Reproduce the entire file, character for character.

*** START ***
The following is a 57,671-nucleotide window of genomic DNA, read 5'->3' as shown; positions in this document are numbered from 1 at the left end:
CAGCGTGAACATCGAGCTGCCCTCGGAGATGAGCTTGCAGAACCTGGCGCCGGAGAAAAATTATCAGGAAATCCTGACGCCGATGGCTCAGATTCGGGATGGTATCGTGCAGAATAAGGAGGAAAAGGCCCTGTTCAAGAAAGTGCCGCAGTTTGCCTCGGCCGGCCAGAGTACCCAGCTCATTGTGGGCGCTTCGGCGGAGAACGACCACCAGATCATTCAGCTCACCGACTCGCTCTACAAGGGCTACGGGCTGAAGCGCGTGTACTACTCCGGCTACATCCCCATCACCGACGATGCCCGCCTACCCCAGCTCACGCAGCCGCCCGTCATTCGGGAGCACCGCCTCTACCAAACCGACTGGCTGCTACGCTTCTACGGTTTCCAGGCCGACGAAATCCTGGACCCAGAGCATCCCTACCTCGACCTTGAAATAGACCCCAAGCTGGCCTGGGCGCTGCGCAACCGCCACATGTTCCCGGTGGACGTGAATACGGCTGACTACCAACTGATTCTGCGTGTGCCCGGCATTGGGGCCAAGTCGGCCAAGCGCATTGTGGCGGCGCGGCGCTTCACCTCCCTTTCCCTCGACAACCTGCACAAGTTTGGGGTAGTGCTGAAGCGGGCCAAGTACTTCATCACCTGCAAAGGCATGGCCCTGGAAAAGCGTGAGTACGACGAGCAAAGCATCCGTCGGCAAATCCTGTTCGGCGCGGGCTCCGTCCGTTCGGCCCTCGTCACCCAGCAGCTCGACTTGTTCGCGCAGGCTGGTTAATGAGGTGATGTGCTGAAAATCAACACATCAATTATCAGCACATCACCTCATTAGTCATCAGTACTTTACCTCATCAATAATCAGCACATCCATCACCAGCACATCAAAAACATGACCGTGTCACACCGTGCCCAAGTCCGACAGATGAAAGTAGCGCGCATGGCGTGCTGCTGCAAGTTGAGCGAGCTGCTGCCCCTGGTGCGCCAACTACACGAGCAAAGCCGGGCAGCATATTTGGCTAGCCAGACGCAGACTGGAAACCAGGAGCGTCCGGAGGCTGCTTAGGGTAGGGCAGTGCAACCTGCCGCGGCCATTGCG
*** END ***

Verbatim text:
The following is a 57,671-nucleotide window of genomic DNA, read 5'->3' as shown; positions in this document are numbered from 1 at the left end:
CAGCGTGAACATCGAGCTGCCCTCGGAGATGAGCTTGCAGAACCTGGCGCCGGAGAAAAATTATCAGGAAATCCTGACGCCGATGGCTCAGATTCGGGATGGTATCGTGCAGAATAAGGAGGAAAAGGCCCTGTTCAAGAAAGTGCCGCAGTTTGCCTCGGCCGGCCAGAGTACCCAGCTCATTGTGGGCGCTTCGGCGGAGAACGACCACCAGATCATTCAGCTCACCGACTCGCTCTACAAGGGCTACGGGCTGAAGCGCGTGTACTACTCCGGCTACATCCCCATCACCGACGATGCCCGCCTACCCCAGCTCACGCAGCCGCCCGTCATTCGGGAGCACCGCCTCTACCAAACCGACTGGCTGCTACGCTTCTACGGTTTCCAGGCCGACGAAATCCTGGACCCAGAGCATCCCTACCTCGACCTTGAAATAGACCCCAAGCTGGCCTGGGCGCTGCGCAACCGCCACATGTTCCCGGTGGACGTGAATACGGCTGACTACCAACTGATTCTGCGTGTGCCCGGCATTGGGGCCAAGTCGGCCAAGCGCATTGTGGCGGCGCGGCGCTTCACCTCCCTTTCCCTCGACAACCTGCACAAGTTTGGGGTAGTGCTGAAGCGGGCCAAGTACTTCATCACCTGCAAAGGCATGGCCCTGGAAAAGCGTGAGTACGACGAGCAAAGCATCCGTCGGCAAATCCTGTTCGGCGCGGGCTCCGTCCGTTCGGCCCTCGTCACCCAGCAGCTCGACTTGTTCGCGCAGGCTGGTTAATGAGGTGATGTGCTGAAAATCAACACATCAATTATCAGCACATCACCTCATTAGTCATCAGTACTTTACCTCATCAATAATCAGCACATCCATCACCAGCACATCAAAAACATGACCGTGTCACACCGTGCCCAAGTCCGACAGATGAAAGTAGCGCGCATGGCGTGCTGCTGCAAGTTGAGCGAGCTGCTGCCCCTGGTGCGCCAACTACACGAGCAAAGCCGGGCAGCATATTTGGCTAGCCAGACGCAGACTGGAAACCAGGAGCGTCCGGAGGCTGCTTAGGGTAGGGCAGTGCAACCTGCCGCGGCCATTGCG